The cute shoes I did not buy.

September 2, 2008 at 1:22 am | Posted in Uncategorized | 16 Comments

I saw some very cute shoes today.

They were only 15 dollars.

And they fit.

But I did not buy them.

Because they were mostly white. They were white and red spectator pumps.

My people do not believe in white (dress) shoes, pants or skirts after labor day. My people also do not believe in open toed (dress) shoes after labor day.  Since I don’t wear open-toed shoes, this is not a concern of mine. However, while perusing the various peep-toed options at the store today, I wondered about peep-toes? Are these midwestern-approved for post-labor day, or not?

By the way, one is allowed to wear off-white.

My sister claims off-white is not allowed, but she lives way out on the other coast, what does she know of such things?

Do your people have rules about Labor Day?  Did you have to put your white patent leather mary-janes away on the Tuesday after?  And did your people have rules about the first day of white wearing? My people believe in Easter, but up here in the fancy part of the country, the rule seems to be Memorial Day.

Also, I just read an article that claims that pantyhose (a word that I hate, BTW, I call them nylons) is the great generational divide. It sorts the young from the middle aged, apparently.

I did not know this. Did you?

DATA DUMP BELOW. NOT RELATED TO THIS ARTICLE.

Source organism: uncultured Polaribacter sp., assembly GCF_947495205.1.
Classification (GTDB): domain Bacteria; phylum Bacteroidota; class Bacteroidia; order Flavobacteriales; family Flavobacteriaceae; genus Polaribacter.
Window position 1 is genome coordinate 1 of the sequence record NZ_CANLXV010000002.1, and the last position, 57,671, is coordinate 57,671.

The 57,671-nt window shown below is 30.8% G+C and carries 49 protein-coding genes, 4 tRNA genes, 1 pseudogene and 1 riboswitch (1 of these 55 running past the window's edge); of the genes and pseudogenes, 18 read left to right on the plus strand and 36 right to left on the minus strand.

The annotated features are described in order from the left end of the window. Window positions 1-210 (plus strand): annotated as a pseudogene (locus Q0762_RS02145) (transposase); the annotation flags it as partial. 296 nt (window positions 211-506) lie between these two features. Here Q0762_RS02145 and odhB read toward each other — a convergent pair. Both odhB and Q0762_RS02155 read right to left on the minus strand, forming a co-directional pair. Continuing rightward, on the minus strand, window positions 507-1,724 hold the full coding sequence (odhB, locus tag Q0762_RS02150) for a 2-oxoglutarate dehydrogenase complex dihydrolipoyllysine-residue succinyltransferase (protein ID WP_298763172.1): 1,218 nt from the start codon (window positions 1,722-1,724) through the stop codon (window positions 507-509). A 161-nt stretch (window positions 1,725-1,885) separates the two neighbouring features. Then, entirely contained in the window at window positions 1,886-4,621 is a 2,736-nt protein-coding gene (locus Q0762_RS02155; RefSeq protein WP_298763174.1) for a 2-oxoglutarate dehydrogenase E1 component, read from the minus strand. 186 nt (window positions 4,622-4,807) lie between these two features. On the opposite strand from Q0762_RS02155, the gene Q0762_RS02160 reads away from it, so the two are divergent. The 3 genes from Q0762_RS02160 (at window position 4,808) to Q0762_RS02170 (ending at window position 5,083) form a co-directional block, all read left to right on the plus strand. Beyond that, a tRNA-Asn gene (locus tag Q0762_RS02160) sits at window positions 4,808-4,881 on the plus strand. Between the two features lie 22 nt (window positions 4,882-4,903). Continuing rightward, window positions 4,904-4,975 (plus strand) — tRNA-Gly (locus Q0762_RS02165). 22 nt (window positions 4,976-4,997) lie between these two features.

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  1. I was always told that I could not wear white until Memorial Day, yet I was usually bought white Easter dresses. Oh, the hypocrisy.

    I do not wear pantyhose unless the situation is dire. Officiating at a funeral in a skirt, for instance. But even then I lean toward tights. Depends on the shoes.

  2. Having grown up in the desert southwest and now living in the humid midwest, pantyhose are a straight line to major heatstroke for me.

  3. But you do on occasion pull out the nylons?
    This article claimed that young women NEVER wear nylons, not even with interview suits. And this, apparently, has prevented some of them from getting jobs in fancy madison avenue places. the article wondered if young women knew and didn’t care, or didn’t know, and if so, whose job was it to tell them?

    I think most young women I know pull out the nylons when it’s a formal sitch. But maybe I’m wrong.

    I hate nylons. They are of the devil. But I wear them when the situation calls for it, which is probably more often than young women think, and less often than my mother thinks.

    Which makes me, sigh, middle aged.

  4. With you on the nylons, ppb. And tell your sister the shoes the proper name for off-white is “winter white,” which immediately tells you when it’s okay to wear. (That said, I haven’t worn either white or winter white shoes in at least a decade. Black is a year-round thing these days.)

  5. I do pull them out for 1) weddings, 2) funerals and 3) interviews…

  6. I suffer the hose for funerals and interviews but not weddings. I figure the robe is enough for weddings. And usually I’m marrying people who wouldn’t wear hose themselves if they could get away with it.

  7. Hose for funerals and church during the “winter” (November through February or so). I hate the way bare feet feel in non-open toe shoes. Sweaty and sticky, yuck.

    And my opinion on the Easter/Memorial Day thing is that Easter is sort of an exception. Generally speaking, no white till Memorial Day, except for Easter. Unless it’s really hot before then. Which it usually is here.